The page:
02-Planeta_manchette_175x100
Allegrini 2018
WINE AND GAJA

The relationship wine/ alcohol, the law, the climate and more, according to Angelo Gaja

“For more than 20 years I’ve been saying that wine does not have to make war on other alcoholic beverages”
ANGELO GAJA, WINE, News
Angelo Gaja, at VinoVip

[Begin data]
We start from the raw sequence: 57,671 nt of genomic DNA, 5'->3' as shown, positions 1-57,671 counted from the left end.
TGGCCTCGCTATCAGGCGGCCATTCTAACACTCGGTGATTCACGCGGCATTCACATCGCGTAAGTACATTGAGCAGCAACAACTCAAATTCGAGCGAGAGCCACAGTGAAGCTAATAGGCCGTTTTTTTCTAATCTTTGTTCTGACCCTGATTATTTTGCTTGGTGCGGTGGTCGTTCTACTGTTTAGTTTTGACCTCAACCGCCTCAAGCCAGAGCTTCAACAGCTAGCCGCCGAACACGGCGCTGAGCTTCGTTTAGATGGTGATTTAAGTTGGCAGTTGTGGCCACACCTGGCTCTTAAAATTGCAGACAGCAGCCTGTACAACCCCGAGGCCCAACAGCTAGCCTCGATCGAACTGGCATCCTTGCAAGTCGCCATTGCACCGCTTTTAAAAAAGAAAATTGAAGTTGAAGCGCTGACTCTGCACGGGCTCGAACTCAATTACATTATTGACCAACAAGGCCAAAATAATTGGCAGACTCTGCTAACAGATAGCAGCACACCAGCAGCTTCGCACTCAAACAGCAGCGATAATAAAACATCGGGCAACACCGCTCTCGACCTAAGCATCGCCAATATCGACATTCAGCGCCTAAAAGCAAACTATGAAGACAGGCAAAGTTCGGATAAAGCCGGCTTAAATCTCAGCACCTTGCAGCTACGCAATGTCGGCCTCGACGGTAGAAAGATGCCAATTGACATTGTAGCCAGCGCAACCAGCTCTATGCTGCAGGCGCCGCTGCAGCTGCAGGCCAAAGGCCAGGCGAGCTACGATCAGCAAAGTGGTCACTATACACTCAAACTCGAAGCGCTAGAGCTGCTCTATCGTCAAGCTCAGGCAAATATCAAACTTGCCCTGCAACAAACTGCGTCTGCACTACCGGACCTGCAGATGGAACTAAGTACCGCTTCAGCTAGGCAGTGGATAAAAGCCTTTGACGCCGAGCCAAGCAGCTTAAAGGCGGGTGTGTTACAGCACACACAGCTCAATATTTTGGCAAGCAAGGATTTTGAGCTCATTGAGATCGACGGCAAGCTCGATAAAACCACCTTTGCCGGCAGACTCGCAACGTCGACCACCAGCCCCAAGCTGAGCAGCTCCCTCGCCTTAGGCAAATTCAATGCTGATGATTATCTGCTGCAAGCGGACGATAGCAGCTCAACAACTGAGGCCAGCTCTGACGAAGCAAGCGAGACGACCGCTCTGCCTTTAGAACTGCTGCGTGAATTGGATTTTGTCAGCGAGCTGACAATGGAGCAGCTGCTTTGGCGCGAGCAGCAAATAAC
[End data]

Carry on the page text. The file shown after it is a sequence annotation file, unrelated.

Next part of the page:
“For more than 20 years I’ve been saying that wine does not have to make war on other alcoholic beverages, but it does have to disconnect its image from that world. This is because messages like those from Lancet, which say alcohol is always damaging, at any level and in any quantity, leave traces in people - in Millennials- and we must not underestimate them. We need to say that wine is different; it’s another story, it’s another culture”. These are the words of Angelo Gaja, one of the most successful Italian wine producers, globetrotter and vigilant observer of the global wine market dynamics, at the presentation of Vinitaly’s international events, in Milan today. Gaja expounded an extreme synthesis of the concerns hovering over the Italian wine sector, which is flourishing and healthy, but must think about the future. “The Testo Unico (consolidated regulations) of wine is another aspect we must act quickly on, because it is stopped - no important decrees proposed and those that would have streamlined the bureaucracy have not gone forward. Trade associations must get busy, and do so quickly”. Then there is the important topic of climate change. “We suffered a serious defeat when Brussels recently established that mutagenesis and transgenesis are on the same level, so the entire project that was created to carry forward identifying new resistant varieties through transgenesis has been halted . Research is fundamental to identify varieties that can better defeat diseases, for example”. Another perpetual enemy of Italian wine, and not only, is Italian Sounding produced abroad. “The estimates say 65 billion euros a year damage real Made in Italy products, but I think we are still not aware of how many fake or non-regular products go on the markets and produced in Italy. The phenomenon is growing. Monitoring is not needed; instead, a wider system of collaboration on foreign markets is needed, because this can become a very serious risk”. Finally, one last warning: “more attention to tourism, as there are sacred places of wine where masses of people come, and we risk jeopardizing their identity”.

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